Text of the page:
Wednesday, December 31, 2014

The Walled City

The Walled City by Ryan Graudin (2014)

There used to be a huge walled city in Hong Kong - an enormous mass of interconnected high rises where drugs and crime were rampant. (A photographer named Greg Girard has some great photos of it here if you want to see what it looked like.) Ryan Graudin used the real city as inspiration for the setting in her young adult novel, The Walled City.

The city of Hak Nam is rough and gritty and dangerous. The only rule of law is maintained by an organization called the Brotherhood of the Dragon, which is presided over by a man called Longwai. Longwai is also a drug trafficker and runs a brothel and it is through these avenues that he is connected to the main characters of the novel.

The story centers on three desperate teenagers who have all been trapped in the city for a couple of years. Jin Ling lives on the streets disguised as a boy so she won't be sold into prostitution like the sister she came to the city to search for. Mei Yee is confined to a brothel with seemingly no escape. She is well fed and cared for, but at a very high price. Finally, Dai is haunted by a mysterious past and has an opportunity to get out of the city, but time is running short and he needs help. All three have become streetwise and untrusting and have taught themselves how to survive in this unfriendly place.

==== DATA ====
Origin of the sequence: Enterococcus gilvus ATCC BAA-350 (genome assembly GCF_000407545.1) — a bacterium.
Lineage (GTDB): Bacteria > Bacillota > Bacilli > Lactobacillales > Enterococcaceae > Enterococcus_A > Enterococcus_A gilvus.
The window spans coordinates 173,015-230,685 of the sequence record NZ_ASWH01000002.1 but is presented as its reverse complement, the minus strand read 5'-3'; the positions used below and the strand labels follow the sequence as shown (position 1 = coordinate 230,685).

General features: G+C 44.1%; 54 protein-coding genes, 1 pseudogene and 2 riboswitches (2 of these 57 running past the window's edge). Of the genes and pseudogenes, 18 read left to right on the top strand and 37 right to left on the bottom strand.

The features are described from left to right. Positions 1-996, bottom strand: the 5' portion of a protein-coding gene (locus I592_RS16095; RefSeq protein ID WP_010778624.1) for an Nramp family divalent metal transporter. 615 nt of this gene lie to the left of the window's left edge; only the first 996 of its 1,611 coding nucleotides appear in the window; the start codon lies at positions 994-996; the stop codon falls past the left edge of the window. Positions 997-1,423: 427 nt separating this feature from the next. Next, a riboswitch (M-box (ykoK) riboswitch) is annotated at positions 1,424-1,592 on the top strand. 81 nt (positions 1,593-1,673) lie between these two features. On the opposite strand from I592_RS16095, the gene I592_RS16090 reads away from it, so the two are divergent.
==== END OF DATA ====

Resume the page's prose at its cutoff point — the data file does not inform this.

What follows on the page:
This book just came out in November and I heard very little about it, but ever since my vacation to Hong Kong it's hard to resist any book set there. I found the story and characters compelling from the very beginning, the story fast-paced and exciting. Also it made me want to go to Chinatown and eat all the things. Even though the characters were often starving, when they had food I could almost smell it and it made me very hungry! The food was just part of the local atmosphere, which I thought was very well evoked, and the setting was definitely a huge part of the story. I kept rooting for Jin, Mei Yee, and Dai from the time I met them until the final, satisfying conclusion. If you're looking for a change from YA books featuring white kids in boarding school (as much as I love those stories!) I highly recommend this unusual, refreshing novel.

1 comment:

Kylie said...

Cool! Definitely adding this one to my list.